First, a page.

Additional North Fork Salmon River units:
Additional Bear Country Timber Sale units have been proposed up the Wild and Scenic North Fork Salmon River from just above Forks of Salmon to the Little North Fork. Located across the river from North Fork Salmon River Road on the steep north-facing slopes of Blue Ridge and Smith Ridge, in all, 24 commercial logging units have been identified in the Forest Service Scoping documents. The majority of these units contain significant late successional or old-growth forest and provide not only complex, fire resistant old forest habitat, but also currently support the scenic qualities the North Fork is so well known for. New road construction is proposed on Smith Ridge above the Wild and Scenic North Fork Salmon River, which could degrade scenic resources and biological values.
Units 110 and 111 are located high on the slopes above a series of rugged bluffs and rock outcrops and have been identified by the Forest Service as late successional forest. Units 65, 66, 127, and 128, also contain late successional forest habitat and lie adjacent to a large block of high quality Northern spotted owl habitat. Units 129, 130, 219, 220, and 658 are also located within a large swath of old forest in the North Fork canyon. These units should be canceled to protect the Wild and Scenic North Fork Salmon River and its many important scenic, recreational and biological values.
Please contact the Klamath National Forest and express your concerns with this project. Ask the Forest Service to:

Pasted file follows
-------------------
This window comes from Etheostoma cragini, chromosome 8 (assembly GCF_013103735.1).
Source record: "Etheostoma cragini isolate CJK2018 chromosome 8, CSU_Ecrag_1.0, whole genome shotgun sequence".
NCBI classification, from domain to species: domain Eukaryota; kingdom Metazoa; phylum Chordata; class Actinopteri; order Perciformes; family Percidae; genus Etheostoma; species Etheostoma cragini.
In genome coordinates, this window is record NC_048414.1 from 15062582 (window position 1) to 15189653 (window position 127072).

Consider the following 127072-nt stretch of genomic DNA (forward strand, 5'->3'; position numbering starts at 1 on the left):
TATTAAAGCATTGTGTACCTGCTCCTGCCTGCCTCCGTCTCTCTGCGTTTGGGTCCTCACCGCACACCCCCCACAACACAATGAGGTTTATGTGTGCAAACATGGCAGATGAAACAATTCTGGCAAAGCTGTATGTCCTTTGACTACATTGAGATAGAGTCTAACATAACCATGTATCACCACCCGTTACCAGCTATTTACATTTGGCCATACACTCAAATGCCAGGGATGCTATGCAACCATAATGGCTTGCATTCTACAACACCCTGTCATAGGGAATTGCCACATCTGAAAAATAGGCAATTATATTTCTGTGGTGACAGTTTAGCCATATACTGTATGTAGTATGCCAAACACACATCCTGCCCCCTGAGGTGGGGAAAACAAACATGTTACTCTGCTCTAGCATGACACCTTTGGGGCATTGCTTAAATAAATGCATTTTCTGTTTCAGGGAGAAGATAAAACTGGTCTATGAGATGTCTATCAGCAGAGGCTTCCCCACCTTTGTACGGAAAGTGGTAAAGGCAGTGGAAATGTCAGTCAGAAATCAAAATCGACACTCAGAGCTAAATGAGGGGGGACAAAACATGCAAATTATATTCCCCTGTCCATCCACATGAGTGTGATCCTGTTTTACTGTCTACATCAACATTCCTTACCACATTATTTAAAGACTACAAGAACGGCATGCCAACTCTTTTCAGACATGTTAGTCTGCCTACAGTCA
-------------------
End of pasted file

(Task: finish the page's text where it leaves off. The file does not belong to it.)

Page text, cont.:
- Refocus the Bear Country Project on community fire safety, plantation thinning, maintaining wildfire escape routes for local residents and implementing prescribed fire adjacent to homesteads or communities on the Salmon River. These activities will increase fire safety and community fire resilience, while the logging proposed in the Bear Country Timber Sale would have the opposite affect.
- Retain all large, fire resistant trees over 20″ diameter throughout the project area.
- Maintain canopy cover over 70% in all dry Douglas fir stands to maintain fire resistance, reduce an aggressive understory shrub response and maintain Northern spotted owl habitat conditions.
- Cancel all new road construction and road re-construction. Utilize the existing road network, focus on communities and timber plantations, not natural conifer stands.
- Cancel all commercial logging units in the Wild and Scenic Salmon River corridor.
- Manage the Wild and Scenic River corridor specifically to enhance and maintain the “Outstandingly Remarkable Values” intended for protection. These include numerous scenic, recreational and biological values that would be impacted by the current commercial logging proposals.
- Cancel all logging units over 80 years of age in Late Successional Reserve forest.
- Cancel all commercial logging units currently supporting Nesting, Roosting and Foraging for the Northern spotted owl.
- Do not downgrade, degrade or remove suitable Northern Spotted Owl habitat.
Forest Service Contacts:
Rachel Smith, Klamath National Forest Supervisor,
Ruth Damico, Scott/Salmon District Ranger